• Do I live a life without regret?  
  • Am I climbing the ladder that represents my values of success?

These questions open a world of discovery and help me reflect on what is most important and think about the legacy I want to leave behind.

It doesn’t have to take a difficult experience  to reflect on living a life without regret.   Are you living the life that you most want and are you living your life without regret?

A life well lived is a life that is examined.  Pondering questions that inspire us to live our biggest life is something we will not regret!



Toxic Relationships

One of the most precious commodities of life is time and there never seems to be enough of it!  It comes and goes way too quickly and when life gets crazy busy, and the demands seem endless, life is like a treadmill of doing that pulls you in so many directions.  When you go too fast and really are too busy, you have no life.  You suffer and your relationships suffer, because regular deposits of connection are being neglected.  The relationship bank is in the red and this always demands attention!

Minimum investment produces minimum results and this is never satisfying.

Several weeks ago, I had the privilege of attending an Organization Relationship System course in Vancouver.  I was reminded how every human being is wired to have meaningful relationships in their lives, whether it is in the work place, in a marriage, a partnership, friendship or in a family system.

Meaningful relationships are what makes you thrive!

It’s not news that relationships can be difficult and when it is, it often looks easier to hit the disconnect button than to stay and find resolve. When misunderstanding or conflict arise, tempting options of doing the avoidance dance may seem more attractive, tuning out may be your tendency, and isolation may be your way of hiding.

Unfortunately, as tempting as this may be, this never produces any results. For the sake of the relationships that matter most in your life, you must engage, be real, and stay open.  Don’t turn away but lean in when things get tough, and commit to finding a solution.

My husband Darren and I celebrated our 29th anniversary this past weekend and what we have learned is, in spite of our tendencies to run and hide, we have often had to make the choice to deal with the stuff that affects our relationship, whether we want to or not.

The stuff doesn’t just show up in a marriage but with kids, friendships, family, in the work place, and it almost always demands serious attention.  It doesn’t just go away!

Do you want to be right— or do you want to be happy.  The reality is that sometimes you can’t be both and you have to make a choice! 

This doesn’t mean that you have to agree on everything and constantly be in harmony.  You may strongly disagree, and never understand where that person is coming from.  For the sake of the relationship, you have to care enough to disagree, and let go of your need to be right. Being right isn’t what is most important, the relationship is!

What is the common ground where you can connect, find value in the relationship, and be willing to work towards a resolve?  Just finding one thing is a great start.

One of my most favorite resources for coaching relationships and helping my clients resolve conflict, is the work of Dr. John Gottman.  The research of Dr. Gottman is a thirty year study of what makes relationships work. Most of the research that was done involved couples, yet the research is so profound, that it can be applied to all systems of relationship, in families, partnerships, marriage, management, teams and organizations.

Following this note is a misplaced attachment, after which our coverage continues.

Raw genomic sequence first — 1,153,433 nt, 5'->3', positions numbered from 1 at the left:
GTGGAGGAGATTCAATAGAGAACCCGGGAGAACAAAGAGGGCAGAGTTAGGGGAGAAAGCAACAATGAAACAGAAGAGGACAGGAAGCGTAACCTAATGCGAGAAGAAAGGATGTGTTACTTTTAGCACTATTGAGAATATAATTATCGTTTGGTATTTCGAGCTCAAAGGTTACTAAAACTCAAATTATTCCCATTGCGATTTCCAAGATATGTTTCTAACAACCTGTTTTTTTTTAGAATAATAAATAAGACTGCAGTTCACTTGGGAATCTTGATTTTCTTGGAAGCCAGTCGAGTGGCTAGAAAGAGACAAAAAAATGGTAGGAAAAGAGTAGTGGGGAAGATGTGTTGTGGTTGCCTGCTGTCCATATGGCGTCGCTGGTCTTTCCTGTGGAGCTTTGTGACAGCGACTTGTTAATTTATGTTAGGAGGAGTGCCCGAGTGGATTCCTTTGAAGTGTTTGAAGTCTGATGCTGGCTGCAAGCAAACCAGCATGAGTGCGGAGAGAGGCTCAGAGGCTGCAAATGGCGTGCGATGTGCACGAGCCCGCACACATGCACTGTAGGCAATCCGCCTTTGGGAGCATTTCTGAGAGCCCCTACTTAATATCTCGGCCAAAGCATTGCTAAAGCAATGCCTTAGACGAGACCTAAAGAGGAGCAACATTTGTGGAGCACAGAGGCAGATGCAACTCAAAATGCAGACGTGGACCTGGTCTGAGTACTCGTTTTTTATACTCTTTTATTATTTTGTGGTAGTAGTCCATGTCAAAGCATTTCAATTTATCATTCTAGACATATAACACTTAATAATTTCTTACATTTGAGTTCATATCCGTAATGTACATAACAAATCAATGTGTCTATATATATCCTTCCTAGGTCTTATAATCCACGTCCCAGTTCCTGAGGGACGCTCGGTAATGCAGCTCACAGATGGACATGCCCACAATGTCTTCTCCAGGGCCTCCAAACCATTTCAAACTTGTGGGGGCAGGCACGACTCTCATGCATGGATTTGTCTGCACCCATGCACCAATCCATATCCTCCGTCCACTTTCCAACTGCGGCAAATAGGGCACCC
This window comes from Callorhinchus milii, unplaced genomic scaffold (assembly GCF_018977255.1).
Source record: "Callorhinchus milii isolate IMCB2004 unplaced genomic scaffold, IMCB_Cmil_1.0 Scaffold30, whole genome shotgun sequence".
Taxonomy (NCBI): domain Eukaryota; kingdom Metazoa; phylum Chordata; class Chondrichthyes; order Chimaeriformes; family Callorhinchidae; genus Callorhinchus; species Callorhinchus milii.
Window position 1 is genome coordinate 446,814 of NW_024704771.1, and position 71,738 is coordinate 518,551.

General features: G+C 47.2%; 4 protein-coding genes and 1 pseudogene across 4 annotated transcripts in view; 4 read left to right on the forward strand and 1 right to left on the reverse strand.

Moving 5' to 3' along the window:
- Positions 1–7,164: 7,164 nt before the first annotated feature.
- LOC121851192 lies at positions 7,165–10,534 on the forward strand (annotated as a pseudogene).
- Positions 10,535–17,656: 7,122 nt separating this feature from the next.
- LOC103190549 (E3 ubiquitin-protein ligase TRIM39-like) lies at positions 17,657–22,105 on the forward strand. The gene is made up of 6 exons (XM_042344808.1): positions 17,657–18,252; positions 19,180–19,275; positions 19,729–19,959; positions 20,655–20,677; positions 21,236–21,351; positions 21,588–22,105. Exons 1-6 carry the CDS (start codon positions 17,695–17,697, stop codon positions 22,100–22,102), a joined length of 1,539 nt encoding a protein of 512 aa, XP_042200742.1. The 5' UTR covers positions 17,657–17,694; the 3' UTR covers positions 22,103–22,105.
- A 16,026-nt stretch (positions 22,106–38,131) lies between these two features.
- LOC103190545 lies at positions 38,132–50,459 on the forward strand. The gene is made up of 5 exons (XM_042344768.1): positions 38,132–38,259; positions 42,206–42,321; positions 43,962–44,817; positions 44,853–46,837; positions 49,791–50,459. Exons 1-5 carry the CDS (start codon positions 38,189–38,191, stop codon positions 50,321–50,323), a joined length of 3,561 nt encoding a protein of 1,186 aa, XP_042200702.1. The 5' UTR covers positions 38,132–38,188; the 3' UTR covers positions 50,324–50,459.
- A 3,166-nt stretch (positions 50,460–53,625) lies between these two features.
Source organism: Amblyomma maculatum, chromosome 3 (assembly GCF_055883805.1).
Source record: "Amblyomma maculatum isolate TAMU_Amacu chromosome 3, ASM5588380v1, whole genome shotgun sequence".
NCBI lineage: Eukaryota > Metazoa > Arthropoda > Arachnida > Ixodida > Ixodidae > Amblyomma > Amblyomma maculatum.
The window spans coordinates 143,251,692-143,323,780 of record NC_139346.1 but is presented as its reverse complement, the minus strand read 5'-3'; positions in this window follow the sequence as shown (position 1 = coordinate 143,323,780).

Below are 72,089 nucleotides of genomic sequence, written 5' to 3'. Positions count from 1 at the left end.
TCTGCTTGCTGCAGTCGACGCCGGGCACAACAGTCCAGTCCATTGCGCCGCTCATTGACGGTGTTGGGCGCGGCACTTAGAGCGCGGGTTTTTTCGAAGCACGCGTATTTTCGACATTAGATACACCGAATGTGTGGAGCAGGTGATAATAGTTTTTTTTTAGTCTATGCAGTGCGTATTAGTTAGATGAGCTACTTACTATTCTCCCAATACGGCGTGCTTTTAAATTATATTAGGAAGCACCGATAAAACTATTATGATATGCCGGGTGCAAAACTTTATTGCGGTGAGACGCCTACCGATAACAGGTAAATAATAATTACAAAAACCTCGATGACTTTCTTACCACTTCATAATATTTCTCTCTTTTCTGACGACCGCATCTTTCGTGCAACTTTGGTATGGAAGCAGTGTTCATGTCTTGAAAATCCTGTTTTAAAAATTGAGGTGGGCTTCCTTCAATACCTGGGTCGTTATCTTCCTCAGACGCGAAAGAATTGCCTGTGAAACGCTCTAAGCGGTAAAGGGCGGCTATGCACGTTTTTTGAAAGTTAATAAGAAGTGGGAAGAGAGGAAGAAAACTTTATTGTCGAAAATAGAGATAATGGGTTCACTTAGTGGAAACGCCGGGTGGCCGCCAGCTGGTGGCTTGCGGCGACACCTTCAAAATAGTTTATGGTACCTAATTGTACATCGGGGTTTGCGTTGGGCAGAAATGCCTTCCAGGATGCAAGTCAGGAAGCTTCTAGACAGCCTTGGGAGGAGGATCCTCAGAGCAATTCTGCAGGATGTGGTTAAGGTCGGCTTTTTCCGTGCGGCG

Several years ago, Darren and I chose to invest in deepening our relationship and attended a Gottman seminar in Seattle.  When you have tools to make your relationships work, you are able to experience a relationship at a whole different level.  Relationship Intelligence is crucial.

One of the things that we learned was to be aware of the toxins that creep into relationships.  These toxins are most destructive and they destroy the positive environment that relationships need in order to grow.

What are these toxins?

  • Criticism – attacks, bullying, overly driving, dominance, harsh comments, chronic criticism
  • Defensiveness – not open to influence, deflection, not accepting responsibility
  • Stonewalling – not open to influence, passivity, disengagement, withholding, withdrawing, unresponsive, avoidance, uncooperativeness
  • Contempt – rolling your eyes, disgust, sarcasm, ridicule, mimicking, name calling, cutting others down, hostile gossip, undermining, demeaning communication

Yikes, now doesn’t this hit a sore spot!  The reality is that we are all human beings and these show up from time to time. However, when these toxins become a consistent way of behavior, this is destructive and the relationship will not survive.  Being aware of this in your life and in your relationships is crucial.


Who wants to be toxic?

Catching toxic behavior, taking responsibility for the impact, and being mindful to work at building strong and positive relationships, is rewarding and it produces results.  This requires consciousness, time, commitment and investment. You can’t be too busy on everything else, not focusing on what matters most, and be expecting an empowered realtionship.  It just won’t happen.

Positive relationship is life giving and it is what gives our lives more meaning and purpose.  When this is our experience, we are fulfilled, satisfied and happy!


What are the relationships like in your life?

  • Do the people you interact with know that they are important in your life?  What are you communicating to them?
  • Is there toxic behavior in your relationships?  What changes are you willing to take responsibility for?
  • How socially aware are you?  Do you notice the impact that you make?
  • How satisfied are you with the relationships in your life?
  • What is one step that you will take to have more meaningful relationships in you life?

Focusing on relationship is not a Valentine’s event, it is an every day event, that will bring a great richness to your life.  Isn’t this what you want?

Are you willing to invest more time in your relationships?  Doing it for one month and creating more Relationship Intelligence, will start some positive habits and behaviors in your relationships that will that will greatly enrich your life.

Start your “investment plan” now and reap the results.

Scroll to Top